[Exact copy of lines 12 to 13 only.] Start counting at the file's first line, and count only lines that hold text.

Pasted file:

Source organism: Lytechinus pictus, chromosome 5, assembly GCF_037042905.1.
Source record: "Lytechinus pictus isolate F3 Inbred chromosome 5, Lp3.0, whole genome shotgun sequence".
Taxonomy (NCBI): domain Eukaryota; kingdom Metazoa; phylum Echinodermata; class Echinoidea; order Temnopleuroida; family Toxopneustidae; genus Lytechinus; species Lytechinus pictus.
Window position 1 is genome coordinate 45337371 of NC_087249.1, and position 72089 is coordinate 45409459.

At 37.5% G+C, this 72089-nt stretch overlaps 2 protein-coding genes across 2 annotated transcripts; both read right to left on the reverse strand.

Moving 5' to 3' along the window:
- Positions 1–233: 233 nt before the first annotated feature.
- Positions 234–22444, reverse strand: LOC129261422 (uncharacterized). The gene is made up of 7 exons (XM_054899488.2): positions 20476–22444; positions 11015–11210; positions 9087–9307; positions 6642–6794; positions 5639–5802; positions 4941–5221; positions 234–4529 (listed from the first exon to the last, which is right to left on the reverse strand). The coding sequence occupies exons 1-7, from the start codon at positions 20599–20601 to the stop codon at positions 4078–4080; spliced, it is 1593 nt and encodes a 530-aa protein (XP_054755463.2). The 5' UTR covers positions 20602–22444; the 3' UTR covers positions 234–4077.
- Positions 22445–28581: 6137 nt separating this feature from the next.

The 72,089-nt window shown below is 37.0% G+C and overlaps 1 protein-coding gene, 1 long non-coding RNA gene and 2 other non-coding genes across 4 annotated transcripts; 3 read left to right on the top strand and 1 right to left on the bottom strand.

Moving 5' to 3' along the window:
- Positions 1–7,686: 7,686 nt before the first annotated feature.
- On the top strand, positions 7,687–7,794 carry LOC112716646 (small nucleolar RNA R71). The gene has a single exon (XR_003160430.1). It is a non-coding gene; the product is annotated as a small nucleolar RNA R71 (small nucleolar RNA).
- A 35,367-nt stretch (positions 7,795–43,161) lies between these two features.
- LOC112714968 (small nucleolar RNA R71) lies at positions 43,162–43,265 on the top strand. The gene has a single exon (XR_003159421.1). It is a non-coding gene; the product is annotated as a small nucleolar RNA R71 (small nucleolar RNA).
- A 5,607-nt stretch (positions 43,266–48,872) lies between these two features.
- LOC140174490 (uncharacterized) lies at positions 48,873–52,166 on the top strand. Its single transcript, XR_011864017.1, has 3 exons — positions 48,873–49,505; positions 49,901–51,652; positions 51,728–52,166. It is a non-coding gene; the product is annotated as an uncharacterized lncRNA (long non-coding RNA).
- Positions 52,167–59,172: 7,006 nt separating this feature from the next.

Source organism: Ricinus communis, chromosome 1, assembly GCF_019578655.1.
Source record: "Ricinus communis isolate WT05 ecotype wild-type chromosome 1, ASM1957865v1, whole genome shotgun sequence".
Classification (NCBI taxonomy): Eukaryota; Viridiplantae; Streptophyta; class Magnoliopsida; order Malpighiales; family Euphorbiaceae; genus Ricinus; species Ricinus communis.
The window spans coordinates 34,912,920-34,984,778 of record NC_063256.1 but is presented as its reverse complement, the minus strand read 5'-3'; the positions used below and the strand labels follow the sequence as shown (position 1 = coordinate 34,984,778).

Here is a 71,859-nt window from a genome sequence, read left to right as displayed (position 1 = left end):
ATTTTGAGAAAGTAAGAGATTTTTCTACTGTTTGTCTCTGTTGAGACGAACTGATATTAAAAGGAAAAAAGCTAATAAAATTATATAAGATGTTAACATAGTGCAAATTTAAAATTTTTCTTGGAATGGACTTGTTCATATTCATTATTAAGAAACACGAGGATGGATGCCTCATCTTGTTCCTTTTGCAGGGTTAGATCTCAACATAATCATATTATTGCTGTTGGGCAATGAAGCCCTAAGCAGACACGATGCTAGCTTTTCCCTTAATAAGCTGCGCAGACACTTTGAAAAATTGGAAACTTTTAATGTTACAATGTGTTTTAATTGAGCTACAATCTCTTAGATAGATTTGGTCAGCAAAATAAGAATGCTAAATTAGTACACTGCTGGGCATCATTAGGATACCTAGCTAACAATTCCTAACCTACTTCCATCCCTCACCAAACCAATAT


- Positions 1–7,686: 7,686 nt before the first annotated feature.
- On the top strand, positions 7,687–7,794 carry LOC112716646 (small nucleolar RNA R71). The gene has a single exon (XR_003160430.1). It is a non-coding gene; the product is annotated as a small nucleolar RNA R71 (small nucleolar RNA).